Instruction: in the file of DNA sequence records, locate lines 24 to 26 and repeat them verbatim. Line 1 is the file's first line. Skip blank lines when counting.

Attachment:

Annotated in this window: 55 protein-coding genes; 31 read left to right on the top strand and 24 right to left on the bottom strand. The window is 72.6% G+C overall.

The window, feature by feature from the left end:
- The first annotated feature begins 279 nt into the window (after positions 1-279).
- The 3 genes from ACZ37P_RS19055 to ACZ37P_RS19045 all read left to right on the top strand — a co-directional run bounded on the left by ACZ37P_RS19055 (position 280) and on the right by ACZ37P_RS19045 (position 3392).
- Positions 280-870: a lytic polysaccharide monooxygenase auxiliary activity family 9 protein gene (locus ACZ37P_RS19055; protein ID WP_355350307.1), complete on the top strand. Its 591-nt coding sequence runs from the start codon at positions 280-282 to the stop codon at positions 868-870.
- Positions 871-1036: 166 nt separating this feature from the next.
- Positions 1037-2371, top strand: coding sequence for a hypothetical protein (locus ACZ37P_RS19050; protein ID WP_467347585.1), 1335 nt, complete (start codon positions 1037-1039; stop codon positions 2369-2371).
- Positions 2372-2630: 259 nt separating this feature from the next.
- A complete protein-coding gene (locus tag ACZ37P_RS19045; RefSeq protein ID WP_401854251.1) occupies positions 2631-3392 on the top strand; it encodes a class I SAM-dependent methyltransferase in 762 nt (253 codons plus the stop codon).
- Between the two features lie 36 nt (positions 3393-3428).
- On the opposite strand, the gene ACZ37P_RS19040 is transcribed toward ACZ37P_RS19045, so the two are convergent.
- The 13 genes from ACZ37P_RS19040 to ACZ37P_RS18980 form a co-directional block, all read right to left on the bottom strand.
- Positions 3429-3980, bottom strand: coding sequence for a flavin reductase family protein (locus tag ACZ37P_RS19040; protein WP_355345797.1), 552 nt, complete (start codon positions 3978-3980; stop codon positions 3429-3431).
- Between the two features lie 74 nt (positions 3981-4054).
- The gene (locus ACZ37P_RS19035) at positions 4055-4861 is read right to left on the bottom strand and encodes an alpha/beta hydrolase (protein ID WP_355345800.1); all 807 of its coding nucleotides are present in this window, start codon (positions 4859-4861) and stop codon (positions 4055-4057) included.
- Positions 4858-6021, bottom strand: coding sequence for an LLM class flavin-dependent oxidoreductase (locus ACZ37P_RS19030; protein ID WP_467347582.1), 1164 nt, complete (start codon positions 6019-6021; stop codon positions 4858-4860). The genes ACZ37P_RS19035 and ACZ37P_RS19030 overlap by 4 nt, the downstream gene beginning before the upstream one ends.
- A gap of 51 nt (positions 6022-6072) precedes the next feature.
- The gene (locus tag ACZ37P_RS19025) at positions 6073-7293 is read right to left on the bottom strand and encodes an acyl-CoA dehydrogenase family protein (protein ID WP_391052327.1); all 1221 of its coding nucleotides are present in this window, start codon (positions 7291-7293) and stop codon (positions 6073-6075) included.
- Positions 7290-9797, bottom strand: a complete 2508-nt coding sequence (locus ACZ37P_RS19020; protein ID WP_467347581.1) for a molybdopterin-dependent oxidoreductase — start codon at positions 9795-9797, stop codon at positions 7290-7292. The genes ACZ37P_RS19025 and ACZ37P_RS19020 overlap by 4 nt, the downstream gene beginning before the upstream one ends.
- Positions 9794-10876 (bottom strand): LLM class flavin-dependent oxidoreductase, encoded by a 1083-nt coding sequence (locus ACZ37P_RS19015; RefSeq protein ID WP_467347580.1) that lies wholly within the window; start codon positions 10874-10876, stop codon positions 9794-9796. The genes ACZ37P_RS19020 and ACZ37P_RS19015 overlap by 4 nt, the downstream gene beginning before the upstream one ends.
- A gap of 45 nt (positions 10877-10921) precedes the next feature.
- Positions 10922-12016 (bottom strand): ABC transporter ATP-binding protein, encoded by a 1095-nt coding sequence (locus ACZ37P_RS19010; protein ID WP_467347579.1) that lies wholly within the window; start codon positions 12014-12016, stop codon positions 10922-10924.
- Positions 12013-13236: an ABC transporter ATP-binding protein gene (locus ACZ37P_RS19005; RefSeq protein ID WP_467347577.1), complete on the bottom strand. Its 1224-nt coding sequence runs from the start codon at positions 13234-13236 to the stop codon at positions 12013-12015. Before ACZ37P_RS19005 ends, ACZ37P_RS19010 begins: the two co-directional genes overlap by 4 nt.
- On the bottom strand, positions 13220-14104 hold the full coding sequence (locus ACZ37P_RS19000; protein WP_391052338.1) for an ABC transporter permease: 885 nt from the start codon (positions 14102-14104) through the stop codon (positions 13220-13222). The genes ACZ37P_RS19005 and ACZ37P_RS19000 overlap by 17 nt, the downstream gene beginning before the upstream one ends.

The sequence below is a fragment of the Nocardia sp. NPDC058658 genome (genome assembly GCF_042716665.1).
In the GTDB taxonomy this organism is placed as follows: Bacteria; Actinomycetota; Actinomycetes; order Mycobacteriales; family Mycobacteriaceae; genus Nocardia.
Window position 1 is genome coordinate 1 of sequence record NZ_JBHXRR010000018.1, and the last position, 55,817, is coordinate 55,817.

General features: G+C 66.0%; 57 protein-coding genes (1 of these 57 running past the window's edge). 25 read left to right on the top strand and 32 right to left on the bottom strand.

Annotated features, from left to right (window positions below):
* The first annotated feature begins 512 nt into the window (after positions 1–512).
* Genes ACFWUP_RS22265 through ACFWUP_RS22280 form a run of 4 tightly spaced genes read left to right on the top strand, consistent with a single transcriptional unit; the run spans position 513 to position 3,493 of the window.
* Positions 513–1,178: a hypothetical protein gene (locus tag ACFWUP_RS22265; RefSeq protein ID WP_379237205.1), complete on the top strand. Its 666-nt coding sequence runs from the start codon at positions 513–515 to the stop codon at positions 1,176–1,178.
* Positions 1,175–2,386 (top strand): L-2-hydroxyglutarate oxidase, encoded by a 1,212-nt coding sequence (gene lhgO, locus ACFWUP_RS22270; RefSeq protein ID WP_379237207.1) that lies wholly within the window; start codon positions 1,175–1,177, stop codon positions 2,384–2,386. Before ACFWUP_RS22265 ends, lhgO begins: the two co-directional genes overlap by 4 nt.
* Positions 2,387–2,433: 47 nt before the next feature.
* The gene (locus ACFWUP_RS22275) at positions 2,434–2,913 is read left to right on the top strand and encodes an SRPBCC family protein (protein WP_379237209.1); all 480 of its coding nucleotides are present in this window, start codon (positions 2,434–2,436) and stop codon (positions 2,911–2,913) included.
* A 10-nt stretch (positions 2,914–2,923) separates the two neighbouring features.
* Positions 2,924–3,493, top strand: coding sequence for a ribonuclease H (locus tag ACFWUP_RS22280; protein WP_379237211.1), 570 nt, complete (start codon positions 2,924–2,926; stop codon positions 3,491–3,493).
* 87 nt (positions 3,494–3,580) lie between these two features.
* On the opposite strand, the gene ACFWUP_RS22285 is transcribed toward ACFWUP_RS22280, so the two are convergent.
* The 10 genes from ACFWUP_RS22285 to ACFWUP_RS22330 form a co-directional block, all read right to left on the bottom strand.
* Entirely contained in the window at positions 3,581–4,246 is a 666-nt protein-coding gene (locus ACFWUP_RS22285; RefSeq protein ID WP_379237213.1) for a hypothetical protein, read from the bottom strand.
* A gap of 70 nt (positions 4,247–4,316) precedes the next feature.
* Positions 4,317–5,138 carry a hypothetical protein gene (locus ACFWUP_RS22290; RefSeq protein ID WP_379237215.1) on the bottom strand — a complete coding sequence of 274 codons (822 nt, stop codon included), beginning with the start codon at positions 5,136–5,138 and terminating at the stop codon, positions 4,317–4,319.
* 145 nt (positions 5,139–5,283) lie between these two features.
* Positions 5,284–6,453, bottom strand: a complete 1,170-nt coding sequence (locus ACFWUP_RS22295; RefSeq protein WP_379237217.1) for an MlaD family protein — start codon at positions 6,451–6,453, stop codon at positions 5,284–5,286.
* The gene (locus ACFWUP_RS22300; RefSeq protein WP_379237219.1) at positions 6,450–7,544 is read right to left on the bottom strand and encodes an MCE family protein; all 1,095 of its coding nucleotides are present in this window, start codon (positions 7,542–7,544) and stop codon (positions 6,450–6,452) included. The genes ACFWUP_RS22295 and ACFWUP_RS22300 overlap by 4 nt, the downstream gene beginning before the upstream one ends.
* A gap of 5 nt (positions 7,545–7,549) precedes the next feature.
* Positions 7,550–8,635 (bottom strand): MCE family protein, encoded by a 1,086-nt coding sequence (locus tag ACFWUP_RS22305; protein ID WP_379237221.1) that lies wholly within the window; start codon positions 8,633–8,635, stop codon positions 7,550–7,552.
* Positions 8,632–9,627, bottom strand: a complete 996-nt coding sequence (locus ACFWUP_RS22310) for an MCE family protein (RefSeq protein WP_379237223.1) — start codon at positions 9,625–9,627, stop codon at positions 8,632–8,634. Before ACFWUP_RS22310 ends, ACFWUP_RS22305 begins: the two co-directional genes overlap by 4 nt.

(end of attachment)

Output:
- On the bottom strand, positions 13220-14104 hold the full coding sequence (locus ACZ37P_RS19000; protein WP_391052338.1) for an ABC transporter permease: 885 nt from the start codon (positions 14102-14104) through the stop codon (positions 13220-13222). The genes ACZ37P_RS19005 and ACZ37P_RS19000 overlap by 17 nt, the downstream gene beginning before the upstream one ends.

The sequence below is a fragment of the Nocardia sp. NPDC058658 genome (genome assembly GCF_042716665.1).
In the GTDB taxonomy this organism is placed as follows: Bacteria; Actinomycetota; Actinomycetes; order Mycobacteriales; family Mycobacteriaceae; genus Nocardia.